The commendation is that they have “kept My word” and “not denied My name.” They not only had the keys, they were using them. They actively confessed [declared, identified with, or confessed allegiance to] Christ and His gospel even in the face of persecution.

The pattern emerging... is that nothing is more important than confessing. ... A church like Sardis could avoid conflict with the pagan society by keeping quiet and not actively confessing the gospel before the pagans. Confessors were often martyred as we saw in Smyrna and Pergamum. Confession offended the Jews and the Pagans because it meant telling them that unless they repented and believed on Christ, they would perish under God’s judgment. ...

The Church in Laodicea

...this church possessed... a positive self image: “Because you say, ‘I am rich, and have become wealthy, and have need of nothing,’ and you do not know that you are wretched and miserable and poor and blind and naked” (Revelation 3:17). The Laodicean church boasted of being healthy and prosperous....

The Laodicean church was self-deluded. Perhaps the most dangerous time for the church (as is born out by church history) is when the church is wealthy and successful. ... thinking that because we are successful, therefore we must be pleasing to God. ... This shows how badly we need objective criteria from God Himself to determine if what we are doing is pleasing to Him.

Here is what Jesus said to this seemingly “successful” but self-deluded church: “I know your deeds, that you are neither cold nor hot; I would that you were cold or hot. So because you are lukewarm, and neither hot nor cold, I will spit you out of My mouth” (Revelation 3:15, 16). The common interpretation of this is that cold signifies the lost or spiritually dead, the hot signifies fervent Christians, and the lukewarm are complacent Christians.27 However, the passage is more likely a reference to local water supplies.... Jesus was saying that the deeds of the Laodicean church were as nauseating to Him as their own local water was to them....

We live in a time were “tolerance” is considered the ultimate virtue. Jesus denounced such “tolerance” as spiritual wickedness. In too many churches today, everything is tolerated except sound doctrine! We need to listen to what Jesus has already said about this matter before it is too late. ...

Rick Warren claims that doctrine is so unimportant that God will not even ask about it: “God won’t ask about your religious background or doctrinal views.”39 Jesus made doctrine very important and rebuked those who tolerated false doctrine: “Whoever transgresses and does not abide in the doctrine of Christ does not have God. He who abides in the doctrine of Christ has both the Father and the Son.” (2John 1:9 NKJV)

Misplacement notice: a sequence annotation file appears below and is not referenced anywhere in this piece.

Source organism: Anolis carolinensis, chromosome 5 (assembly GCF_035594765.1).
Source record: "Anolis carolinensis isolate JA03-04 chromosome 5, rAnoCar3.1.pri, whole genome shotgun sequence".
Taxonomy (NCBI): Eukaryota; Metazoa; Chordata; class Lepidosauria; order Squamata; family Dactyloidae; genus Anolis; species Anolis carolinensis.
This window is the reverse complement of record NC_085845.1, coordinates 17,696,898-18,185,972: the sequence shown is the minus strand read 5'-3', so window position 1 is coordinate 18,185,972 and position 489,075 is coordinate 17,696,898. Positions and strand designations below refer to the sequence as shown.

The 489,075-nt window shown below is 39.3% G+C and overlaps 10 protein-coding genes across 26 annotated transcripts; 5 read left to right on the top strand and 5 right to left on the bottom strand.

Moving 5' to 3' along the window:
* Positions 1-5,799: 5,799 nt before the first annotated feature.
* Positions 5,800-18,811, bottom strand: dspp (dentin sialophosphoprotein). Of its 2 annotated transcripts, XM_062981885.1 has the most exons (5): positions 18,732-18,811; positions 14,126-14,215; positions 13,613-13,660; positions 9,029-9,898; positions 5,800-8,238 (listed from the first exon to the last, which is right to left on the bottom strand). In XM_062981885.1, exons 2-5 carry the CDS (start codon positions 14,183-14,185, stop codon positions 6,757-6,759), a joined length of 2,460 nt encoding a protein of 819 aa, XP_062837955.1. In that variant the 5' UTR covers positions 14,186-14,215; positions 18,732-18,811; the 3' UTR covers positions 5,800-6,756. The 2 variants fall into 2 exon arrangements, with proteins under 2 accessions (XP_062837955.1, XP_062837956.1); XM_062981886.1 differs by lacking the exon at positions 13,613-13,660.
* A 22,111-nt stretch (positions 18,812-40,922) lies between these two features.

Rick Warren’s Purpose Driven Life never explains the blood atonement in the context of the gospel or salvation. Jesus commended overcomers – people are overcomers because of the blood of the Lamb. Since Warren’s readers and followers do not hear anything from him about the blood atonement or the wrath of God against sin, they have no way to become overcomers.

The church leaders who follow Rick Warren are told that if they follow his campaign and are typical of other churches that do, they will grow 20 percent in attendance and 20 percent in money. Jesus doesn’t care about attendance or money....

We are getting a lot of bad advice from the contemporary, evangelical culture. This bad advice virtually ignores everything Jesus said was important to Him in His churches. What He cares about is deemed irrelevant for popular, “healthy” churches today.

In closing, let us consider the words of our Lord as spoken to the Laodicean church: “Those whom I love, I reprove and discipline; be zealous therefore, and repent” (Revelation 3:19).  

Copyright © 1992-2005 Twin City Fellowship

Please read the rest the of this much-needed message at

Other articles by Bob DeWaay: The Gospel: A Method or a Message?

True and False Unity | Redefining the Church

Faulty Premises of the Church Growth Movement

 “Church Health Award” from Rick Warren or Jesus Christ?

Bob DeWaay is the Pastor of Twin City Fellowship, a non-denominational evangelical Church in Minneapolis, MN, which tells us:

    "We are a body of believers who attempt to live our Christian faith according to Acts 2:42 by devoting ourselves to prayer, fellowship, searching the Scriptures, and the Lord’s Supper.
    "Our mission is to equip the saints for the work of ministry and to reach the lost with the Gospel of Jesus Christ. We do this through expository preaching, study of the Scriptures, publications, our website and neighborhood outreaches."

2. ibid.
3. ibid.
6. This phrase is found at the conclusion of the message to each of the seven churches. It is a call to listen to God who is speaking authoritatively to His people.
23. George Eldon Ladd, Commentary on the Revelation of John (Grand Rapids: Eerdmans, 1972) 56.

27. See Ryan Habbena’s article published in CIC issue 59:; Ryan corrects this misinterpretation.
39. Rick Warren, The Purpose Driven Life, (Zondervan: Grand Rapids, 2002) 34.